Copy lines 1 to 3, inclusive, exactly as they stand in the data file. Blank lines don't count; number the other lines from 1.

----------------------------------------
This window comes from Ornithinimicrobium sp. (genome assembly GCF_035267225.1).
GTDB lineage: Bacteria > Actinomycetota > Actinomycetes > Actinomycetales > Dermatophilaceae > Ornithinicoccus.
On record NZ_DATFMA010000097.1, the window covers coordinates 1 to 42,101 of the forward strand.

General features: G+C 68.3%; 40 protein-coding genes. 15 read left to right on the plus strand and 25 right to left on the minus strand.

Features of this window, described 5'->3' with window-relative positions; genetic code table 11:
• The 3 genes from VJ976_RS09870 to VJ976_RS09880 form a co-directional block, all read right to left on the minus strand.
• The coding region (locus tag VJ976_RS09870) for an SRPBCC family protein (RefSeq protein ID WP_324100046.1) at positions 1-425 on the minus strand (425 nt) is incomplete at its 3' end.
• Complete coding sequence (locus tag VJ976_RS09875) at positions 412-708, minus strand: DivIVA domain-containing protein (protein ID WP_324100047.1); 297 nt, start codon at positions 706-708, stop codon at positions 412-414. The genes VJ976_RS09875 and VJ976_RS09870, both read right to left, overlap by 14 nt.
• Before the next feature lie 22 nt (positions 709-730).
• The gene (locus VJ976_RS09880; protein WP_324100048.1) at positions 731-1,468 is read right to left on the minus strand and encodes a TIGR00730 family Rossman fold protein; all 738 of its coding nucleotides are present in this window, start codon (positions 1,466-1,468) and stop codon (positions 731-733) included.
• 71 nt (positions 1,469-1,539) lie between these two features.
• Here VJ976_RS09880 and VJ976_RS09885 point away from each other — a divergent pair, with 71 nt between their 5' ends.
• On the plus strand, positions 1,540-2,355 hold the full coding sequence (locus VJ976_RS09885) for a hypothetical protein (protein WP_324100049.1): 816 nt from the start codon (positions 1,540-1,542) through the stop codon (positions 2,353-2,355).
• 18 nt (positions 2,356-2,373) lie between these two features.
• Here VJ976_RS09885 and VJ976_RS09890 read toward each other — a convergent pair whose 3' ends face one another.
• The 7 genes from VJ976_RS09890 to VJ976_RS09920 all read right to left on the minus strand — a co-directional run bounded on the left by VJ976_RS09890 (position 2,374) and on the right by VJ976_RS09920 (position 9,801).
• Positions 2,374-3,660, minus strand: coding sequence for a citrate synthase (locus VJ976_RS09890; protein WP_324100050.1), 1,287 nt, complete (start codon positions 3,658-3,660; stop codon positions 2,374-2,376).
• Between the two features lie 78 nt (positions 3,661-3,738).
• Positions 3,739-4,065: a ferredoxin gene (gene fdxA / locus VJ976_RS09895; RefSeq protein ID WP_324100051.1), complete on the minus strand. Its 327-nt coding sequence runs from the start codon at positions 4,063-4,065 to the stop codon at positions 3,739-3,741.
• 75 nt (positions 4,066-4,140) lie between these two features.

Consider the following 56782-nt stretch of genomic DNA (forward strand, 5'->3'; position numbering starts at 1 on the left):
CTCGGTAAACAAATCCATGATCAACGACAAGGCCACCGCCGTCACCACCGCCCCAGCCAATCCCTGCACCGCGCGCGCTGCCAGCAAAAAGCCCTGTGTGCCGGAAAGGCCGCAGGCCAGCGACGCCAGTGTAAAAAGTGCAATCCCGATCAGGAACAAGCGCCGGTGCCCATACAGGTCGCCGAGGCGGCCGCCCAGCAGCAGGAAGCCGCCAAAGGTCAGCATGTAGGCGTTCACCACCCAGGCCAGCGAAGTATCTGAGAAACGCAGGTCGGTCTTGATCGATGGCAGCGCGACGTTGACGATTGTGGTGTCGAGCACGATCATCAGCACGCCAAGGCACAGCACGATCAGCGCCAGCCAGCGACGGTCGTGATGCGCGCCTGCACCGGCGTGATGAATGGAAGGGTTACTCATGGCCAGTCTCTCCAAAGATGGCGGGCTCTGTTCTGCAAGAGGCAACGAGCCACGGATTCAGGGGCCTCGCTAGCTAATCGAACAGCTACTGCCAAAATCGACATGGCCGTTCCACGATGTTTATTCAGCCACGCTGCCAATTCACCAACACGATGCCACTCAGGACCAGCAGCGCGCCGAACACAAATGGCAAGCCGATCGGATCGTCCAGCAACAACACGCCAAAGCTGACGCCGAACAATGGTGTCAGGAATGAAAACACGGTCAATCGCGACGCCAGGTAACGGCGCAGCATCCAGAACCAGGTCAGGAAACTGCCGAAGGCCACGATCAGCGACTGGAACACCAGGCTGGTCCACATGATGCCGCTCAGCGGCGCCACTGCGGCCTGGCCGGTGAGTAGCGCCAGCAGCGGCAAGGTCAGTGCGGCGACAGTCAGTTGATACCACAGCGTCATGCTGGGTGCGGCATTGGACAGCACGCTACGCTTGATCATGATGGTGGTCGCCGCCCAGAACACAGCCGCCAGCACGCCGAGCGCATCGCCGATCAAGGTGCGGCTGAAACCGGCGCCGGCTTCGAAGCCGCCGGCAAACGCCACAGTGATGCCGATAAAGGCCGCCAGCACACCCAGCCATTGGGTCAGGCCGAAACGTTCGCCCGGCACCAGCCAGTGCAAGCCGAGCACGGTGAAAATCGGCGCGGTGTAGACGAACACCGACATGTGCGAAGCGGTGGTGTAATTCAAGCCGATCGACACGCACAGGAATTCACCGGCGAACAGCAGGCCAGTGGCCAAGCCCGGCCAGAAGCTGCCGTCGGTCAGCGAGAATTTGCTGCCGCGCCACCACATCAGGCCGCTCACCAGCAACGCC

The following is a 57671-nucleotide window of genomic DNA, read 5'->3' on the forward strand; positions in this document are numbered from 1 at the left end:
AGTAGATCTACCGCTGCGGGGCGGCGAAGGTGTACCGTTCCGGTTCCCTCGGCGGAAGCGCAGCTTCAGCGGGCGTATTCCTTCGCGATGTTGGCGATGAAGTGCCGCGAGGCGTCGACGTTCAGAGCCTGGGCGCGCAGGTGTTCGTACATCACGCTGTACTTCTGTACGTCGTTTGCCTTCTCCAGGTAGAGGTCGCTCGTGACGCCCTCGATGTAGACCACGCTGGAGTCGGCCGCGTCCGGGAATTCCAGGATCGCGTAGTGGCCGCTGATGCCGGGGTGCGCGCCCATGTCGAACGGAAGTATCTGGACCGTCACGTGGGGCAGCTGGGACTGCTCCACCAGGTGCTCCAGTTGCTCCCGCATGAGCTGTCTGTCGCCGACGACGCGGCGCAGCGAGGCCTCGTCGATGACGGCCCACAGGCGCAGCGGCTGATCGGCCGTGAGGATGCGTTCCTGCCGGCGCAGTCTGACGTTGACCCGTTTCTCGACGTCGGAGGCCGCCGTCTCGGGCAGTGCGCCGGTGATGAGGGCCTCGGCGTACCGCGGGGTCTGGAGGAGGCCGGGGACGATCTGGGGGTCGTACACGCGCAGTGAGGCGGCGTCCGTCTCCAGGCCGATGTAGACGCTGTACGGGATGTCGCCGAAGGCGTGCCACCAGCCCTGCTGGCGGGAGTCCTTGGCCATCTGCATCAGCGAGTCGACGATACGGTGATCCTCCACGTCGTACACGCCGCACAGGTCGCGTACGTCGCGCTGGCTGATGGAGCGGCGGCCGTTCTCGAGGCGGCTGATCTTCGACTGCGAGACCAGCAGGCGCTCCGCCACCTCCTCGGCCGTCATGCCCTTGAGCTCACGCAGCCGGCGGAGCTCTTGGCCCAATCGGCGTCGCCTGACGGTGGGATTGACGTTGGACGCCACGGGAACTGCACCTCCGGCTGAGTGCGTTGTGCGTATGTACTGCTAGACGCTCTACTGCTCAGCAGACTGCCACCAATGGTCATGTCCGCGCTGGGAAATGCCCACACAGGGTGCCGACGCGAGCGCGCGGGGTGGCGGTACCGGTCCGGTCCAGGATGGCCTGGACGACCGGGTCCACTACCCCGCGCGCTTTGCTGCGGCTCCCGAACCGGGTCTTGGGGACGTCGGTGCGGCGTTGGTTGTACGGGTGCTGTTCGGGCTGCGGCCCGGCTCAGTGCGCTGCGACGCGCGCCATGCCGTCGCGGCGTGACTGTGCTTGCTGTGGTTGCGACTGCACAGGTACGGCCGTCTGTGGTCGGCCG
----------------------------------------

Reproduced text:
This window comes from Ornithinimicrobium sp. (genome assembly GCF_035267225.1).
GTDB lineage: Bacteria > Actinomycetota > Actinomycetes > Actinomycetales > Dermatophilaceae > Ornithinicoccus.
On record NZ_DATFMA010000097.1, the window covers coordinates 1 to 42,101 of the forward strand.